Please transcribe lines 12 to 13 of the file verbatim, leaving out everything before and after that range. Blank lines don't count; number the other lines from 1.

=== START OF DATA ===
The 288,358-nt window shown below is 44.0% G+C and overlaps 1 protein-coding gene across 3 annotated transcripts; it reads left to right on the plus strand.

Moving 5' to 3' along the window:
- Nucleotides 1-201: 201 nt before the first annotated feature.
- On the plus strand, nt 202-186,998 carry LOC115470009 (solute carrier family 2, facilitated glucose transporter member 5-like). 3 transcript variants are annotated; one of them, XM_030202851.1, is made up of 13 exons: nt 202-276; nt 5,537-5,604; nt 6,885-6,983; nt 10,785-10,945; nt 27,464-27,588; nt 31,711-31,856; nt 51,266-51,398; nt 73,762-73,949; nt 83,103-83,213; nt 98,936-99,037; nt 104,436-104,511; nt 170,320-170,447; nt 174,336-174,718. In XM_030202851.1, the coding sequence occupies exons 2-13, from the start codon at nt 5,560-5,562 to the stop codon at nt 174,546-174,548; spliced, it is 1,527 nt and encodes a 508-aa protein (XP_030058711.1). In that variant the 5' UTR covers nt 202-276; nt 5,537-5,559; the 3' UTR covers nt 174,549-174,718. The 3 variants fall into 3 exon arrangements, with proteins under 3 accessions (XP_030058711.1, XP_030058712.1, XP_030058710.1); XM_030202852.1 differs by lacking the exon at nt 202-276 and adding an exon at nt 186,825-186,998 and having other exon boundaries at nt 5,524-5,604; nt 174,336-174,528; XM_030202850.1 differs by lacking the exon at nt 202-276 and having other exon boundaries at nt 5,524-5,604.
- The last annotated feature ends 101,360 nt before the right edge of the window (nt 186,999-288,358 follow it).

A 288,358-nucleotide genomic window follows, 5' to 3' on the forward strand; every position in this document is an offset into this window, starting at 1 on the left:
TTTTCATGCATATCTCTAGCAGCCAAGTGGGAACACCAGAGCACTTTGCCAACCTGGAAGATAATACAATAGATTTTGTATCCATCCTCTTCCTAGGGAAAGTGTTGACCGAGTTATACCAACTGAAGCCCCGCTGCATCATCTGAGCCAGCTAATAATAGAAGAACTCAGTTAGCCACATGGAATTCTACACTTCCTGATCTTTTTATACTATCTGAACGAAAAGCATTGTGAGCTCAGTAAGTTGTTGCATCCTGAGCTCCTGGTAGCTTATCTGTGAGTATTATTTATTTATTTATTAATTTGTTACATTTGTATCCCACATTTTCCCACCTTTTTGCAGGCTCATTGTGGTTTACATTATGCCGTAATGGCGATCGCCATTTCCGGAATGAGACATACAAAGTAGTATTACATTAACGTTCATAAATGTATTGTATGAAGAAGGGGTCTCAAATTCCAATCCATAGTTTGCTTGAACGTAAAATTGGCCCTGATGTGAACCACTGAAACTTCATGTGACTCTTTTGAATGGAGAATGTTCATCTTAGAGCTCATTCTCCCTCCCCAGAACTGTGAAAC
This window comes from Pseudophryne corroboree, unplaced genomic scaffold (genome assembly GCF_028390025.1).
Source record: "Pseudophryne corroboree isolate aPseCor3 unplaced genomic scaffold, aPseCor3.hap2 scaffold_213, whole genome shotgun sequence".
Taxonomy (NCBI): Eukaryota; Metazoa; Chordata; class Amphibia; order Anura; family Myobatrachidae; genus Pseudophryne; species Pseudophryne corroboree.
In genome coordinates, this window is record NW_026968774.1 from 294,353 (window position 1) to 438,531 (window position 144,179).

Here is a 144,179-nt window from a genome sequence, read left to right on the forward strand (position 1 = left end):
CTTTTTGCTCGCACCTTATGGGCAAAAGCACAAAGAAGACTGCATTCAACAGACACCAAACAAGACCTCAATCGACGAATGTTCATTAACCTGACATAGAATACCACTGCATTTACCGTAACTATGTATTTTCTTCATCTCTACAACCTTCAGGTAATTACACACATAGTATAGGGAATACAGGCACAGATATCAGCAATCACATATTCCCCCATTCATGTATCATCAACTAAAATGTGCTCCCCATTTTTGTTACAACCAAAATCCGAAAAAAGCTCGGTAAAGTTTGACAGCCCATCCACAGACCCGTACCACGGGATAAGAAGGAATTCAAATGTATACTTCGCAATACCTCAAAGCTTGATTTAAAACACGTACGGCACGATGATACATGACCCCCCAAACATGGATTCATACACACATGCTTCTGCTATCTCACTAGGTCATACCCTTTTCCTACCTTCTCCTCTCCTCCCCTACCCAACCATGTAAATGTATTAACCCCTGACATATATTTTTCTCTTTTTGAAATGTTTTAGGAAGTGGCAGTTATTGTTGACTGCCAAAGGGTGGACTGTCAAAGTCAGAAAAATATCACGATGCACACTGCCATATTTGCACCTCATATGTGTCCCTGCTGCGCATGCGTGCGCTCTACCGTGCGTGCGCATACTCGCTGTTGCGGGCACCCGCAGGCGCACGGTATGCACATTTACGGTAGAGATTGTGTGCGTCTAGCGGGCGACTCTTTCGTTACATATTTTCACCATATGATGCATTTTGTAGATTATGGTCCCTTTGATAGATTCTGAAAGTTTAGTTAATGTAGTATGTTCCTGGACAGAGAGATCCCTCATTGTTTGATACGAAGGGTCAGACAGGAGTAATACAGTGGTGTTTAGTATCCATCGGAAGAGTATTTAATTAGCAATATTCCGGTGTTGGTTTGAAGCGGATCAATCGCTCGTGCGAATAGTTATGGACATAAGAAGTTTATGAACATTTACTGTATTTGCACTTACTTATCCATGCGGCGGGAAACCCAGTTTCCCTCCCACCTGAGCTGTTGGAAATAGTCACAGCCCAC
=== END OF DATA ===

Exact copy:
Here is a 144,179-nt window from a genome sequence, read left to right on the forward strand (position 1 = left end):
CTTTTTGCTCGCACCTTATGGGCAAAAGCACAAAGAAGACTGCATTCAACAGACACCAAACAAGACCTCAATCGACGAATGTTCATTAACCTGACATAGAATACCACTGCATTTACCGTAACTATGTATTTTCTTCATCTCTACAACCTTCAGGTAATTACACACATAGTATAGGGAATACAGGCACAGATATCAGCAATCACATATTCCCCCATTCATGTATCATCAACTAAAATGTGCTCCCCATTTTTGTTACAACCAAAATCCGAAAAAAGCTCGGTAAAGTTTGACAGCCCATCCACAGACCCGTACCACGGGATAAGAAGGAATTCAAATGTATACTTCGCAATACCTCAAAGCTTGATTTAAAACACGTACGGCACGATGATACATGACCCCCCAAACATGGATTCATACACACATGCTTCTGCTATCTCACTAGGTCATACCCTTTTCCTACCTTCTCCTCTCCTCCCCTACCCAACCATGTAAATGTATTAACCCCTGACATATATTTTTCTCTTTTTGAAATGTTTTAGGAAGTGGCAGTTATTGTTGACTGCCAAAGGGTGGACTGTCAAAGTCAGAAAAATATCACGATGCACACTGCCATATTTGCACCTCATATGTGTCCCTGCTGCGCATGCGTGCGCTCTACCGTGCGTGCGCATACTCGCTGTTGCGGGCACCCGCAGGCGCACGGTATGCACATTTACGGTAGAGATTGTGTGCGTCTAGCGGGCGACTCTTTCGTTACATATTTTCACCATATGATGCATTTTGTAGATTATGGTCCCTTTGATAGATTCTGAAAGTTTAGTTAATGTAGTATGTTCCTGGACAGAGAGATCCCTCATTGTTTGATACGAAGGGTCAGACAGGAGTAATACAGTGGTGTTTAGTATCCATCGGAAGAGTATTTAATTAGCAATATTCCGGTGTTGGTTTGAAGCGGATCAATCGCTCGTGCGAATAGTTATGGACATAAGAAGTTTATGAACATTTACTGTATTTGCACTTACTTATCCATGCGGCGGGAAACCCAGTTTCCCTCCCACCTGAGCTGTTGGAAATAGTCACAGCCCAC